If there’s one piece of dating advice you should know, it’s this: If your love life expectations are unrealistic, you’ll never learn how to find true love or attract healthy relationships.
When it comes to your boyfriend or girlfriend checklist, it is not so much that one or two of your expectations are completely improbable; rather, you may have so many (relatively rational) expectations that you end up create a huge shopping list — not realizing there is no shop in the world that could possibly stock all those goods.
Being too specific about what you expect in a partner leaves little room for anyone to fill the void, which leaves you feeling unhappy in love.
Expectations about the type of relationship you see yourself in can also be problematic. Look out for contradictions in what you think you want, so you don’t set yourself up to fail by saying things like, “He will be totally loving and attentive, yet still remain intriguing and mysterious.”
Also, don’t believe that the relationship will always feel as passionate as it does in the first few months. Chemistry is a trickster; it’s important to separate chemistry from compatibility and check that you and your partner have enough of both.
If you are enamored with someone, it can be easy to feel that nothing else matters. However, in order for a relationship to go the distance, it’s crucial that there’s more involved than just lust. There also needs to be respect, friendship, and intimacy that goes beyond the physical.
And lust does very often fade — scientists have even managed to track this. They believe a hardwired “love” response evolved because it kept two people together long enough for their offspring to survive (in hunter-gatherer communities, young infants would have needed two parents to survive). They estimate that the honeymoon period lasts for about two years.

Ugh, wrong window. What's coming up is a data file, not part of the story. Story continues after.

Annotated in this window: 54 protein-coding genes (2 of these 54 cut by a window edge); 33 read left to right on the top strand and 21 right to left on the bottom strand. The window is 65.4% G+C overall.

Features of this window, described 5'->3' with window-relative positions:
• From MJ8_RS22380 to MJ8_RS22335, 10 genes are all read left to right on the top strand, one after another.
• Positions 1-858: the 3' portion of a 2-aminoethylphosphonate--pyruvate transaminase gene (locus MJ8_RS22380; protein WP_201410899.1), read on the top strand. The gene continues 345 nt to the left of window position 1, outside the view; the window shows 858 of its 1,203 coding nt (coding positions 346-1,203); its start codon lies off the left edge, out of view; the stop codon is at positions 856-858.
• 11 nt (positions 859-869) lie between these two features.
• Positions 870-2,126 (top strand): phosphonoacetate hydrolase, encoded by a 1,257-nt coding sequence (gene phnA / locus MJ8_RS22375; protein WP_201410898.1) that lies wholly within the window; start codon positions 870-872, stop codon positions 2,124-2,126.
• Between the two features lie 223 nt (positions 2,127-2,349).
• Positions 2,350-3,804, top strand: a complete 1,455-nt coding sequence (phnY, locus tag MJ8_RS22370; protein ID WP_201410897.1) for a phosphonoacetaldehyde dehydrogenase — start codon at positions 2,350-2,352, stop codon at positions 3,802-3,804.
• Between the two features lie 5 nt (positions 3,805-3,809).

You should only enter a relationship that is based purely on instant chemistry if your expectations are aligned: You both only want to have fun. However, if you want a fulfilling, long-term relationship, you need to be realistic about the effort needed to maintain the chemistry and think about how compatible you really are.
The right man or woman cannot fix your life or “complete” you. Forget all the rom-coms you’ve seen and the façade of happy couples around you.
Instead, spend some time making sure they are as fulfilled and happy as you are. Love can’t blossom and flourish if you’re both not feeding positivity into it. Only then will you be in a position to meet someone from whom you will not demand too much (and ultimately drive away).
Here are 3 things you must do to shed your unhealthy expectations before you can attract healthy relationships and learn how to find love that lasts.
1. Prioritize your checklist.
Don’t confuse the unrealistic expectations on your list of relationship deal-breakers with the high expectations, as this is a common mistake for many people. High expectations do not need to be unrealistic as long as they reflect reality, following a true evaluation of yourself. Intelligent, successful and driven women are compatible with equally intelligent, affluent men.
2. Set boundaries.
Next, set some boundaries and have a clear idea of what you will not put up with. Start with a little work on yourself. Knowing yourself and being honest is a great first step to take. You should never compromise your core values for a relationship.
3. Identify your core values.
Start with the “tangibles”. For example, do you want children? Work out what your views are on marriage, family life, male and female roles, etc.
Look at your lifestyle, health, and fitness habits (including smoking, drinking and/or using drugs), your energy levels, your interests, your life stage, your religious practices and political beliefs — even your location.
Also, ask yourself what kind of relationship would work for you. What is your attachment style in relationships? How do you respond to affection? What is your sex drive like?
Most importantly, once you have all this information, stay open-minded. Many people can be compatible with you without sharing all the same interests, so do not fall into the trap of thinking you have to have everything in common (except, of course, major long-term desires such as having children or not).
Chemistry is important as well, but understanding the limitations of lust will give you a more realistic view of what genuine love consists of.
Dr. Georgina Barnett is a counseling psychologist who wants to help people create deep, emotionally intimate relationships that last a lifetime, as well as a matchmaker at Seventy Thirty, a luxury matchmaking service.
This article was originally published at Seventy Thirty. Reprinted with permission from the author.